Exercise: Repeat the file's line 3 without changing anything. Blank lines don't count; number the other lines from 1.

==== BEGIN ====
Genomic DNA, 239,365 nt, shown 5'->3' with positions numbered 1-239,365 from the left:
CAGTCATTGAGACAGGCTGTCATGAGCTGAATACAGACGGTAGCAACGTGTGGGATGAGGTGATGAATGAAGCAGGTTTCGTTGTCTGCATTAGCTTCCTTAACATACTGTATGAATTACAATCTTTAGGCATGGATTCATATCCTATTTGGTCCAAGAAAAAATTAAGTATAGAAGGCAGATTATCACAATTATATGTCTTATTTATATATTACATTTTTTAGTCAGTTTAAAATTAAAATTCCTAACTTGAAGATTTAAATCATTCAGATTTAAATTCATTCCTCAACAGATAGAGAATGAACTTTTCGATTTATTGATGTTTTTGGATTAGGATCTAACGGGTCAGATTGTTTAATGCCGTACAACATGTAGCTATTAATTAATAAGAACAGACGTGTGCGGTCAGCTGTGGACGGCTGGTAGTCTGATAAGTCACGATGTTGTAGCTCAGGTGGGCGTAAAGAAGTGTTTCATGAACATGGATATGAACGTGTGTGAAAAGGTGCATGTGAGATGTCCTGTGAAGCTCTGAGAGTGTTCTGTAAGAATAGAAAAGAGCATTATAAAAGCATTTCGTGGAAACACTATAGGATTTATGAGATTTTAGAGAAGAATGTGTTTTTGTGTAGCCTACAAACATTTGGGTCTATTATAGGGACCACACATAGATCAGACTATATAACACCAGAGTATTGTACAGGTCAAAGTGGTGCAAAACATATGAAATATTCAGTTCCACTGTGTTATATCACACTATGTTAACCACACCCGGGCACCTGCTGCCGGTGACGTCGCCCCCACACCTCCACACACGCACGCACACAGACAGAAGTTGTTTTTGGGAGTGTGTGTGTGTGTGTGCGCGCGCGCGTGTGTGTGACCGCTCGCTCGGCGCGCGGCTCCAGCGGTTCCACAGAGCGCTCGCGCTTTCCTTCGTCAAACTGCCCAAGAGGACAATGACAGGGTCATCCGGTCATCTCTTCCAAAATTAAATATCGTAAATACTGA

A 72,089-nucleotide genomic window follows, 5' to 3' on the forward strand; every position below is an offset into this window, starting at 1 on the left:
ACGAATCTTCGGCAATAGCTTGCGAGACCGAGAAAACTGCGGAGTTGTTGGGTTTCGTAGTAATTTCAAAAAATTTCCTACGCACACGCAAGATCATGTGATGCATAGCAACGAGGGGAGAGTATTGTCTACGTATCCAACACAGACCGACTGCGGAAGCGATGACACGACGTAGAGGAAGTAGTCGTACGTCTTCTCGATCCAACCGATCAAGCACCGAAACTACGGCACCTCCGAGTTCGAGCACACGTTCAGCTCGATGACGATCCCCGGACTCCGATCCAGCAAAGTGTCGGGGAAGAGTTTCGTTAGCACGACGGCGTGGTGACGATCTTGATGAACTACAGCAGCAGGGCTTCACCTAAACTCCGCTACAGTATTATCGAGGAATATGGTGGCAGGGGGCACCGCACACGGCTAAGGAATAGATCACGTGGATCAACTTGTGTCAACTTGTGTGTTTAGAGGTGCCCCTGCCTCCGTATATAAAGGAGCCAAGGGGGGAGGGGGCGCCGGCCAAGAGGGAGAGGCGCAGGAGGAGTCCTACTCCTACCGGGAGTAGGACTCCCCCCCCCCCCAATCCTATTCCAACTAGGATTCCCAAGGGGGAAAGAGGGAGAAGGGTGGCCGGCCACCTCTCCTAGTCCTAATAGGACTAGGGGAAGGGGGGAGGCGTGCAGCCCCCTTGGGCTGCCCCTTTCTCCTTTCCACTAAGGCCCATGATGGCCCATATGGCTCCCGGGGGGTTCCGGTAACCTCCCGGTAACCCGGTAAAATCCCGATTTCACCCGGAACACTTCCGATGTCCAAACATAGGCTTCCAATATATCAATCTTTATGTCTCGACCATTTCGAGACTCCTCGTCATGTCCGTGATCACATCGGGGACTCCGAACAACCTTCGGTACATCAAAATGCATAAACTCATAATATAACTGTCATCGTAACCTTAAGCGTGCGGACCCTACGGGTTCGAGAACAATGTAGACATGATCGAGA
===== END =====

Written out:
A 72,089-nucleotide genomic window follows, 5' to 3' on the forward strand; every position below is an offset into this window, starting at 1 on the left: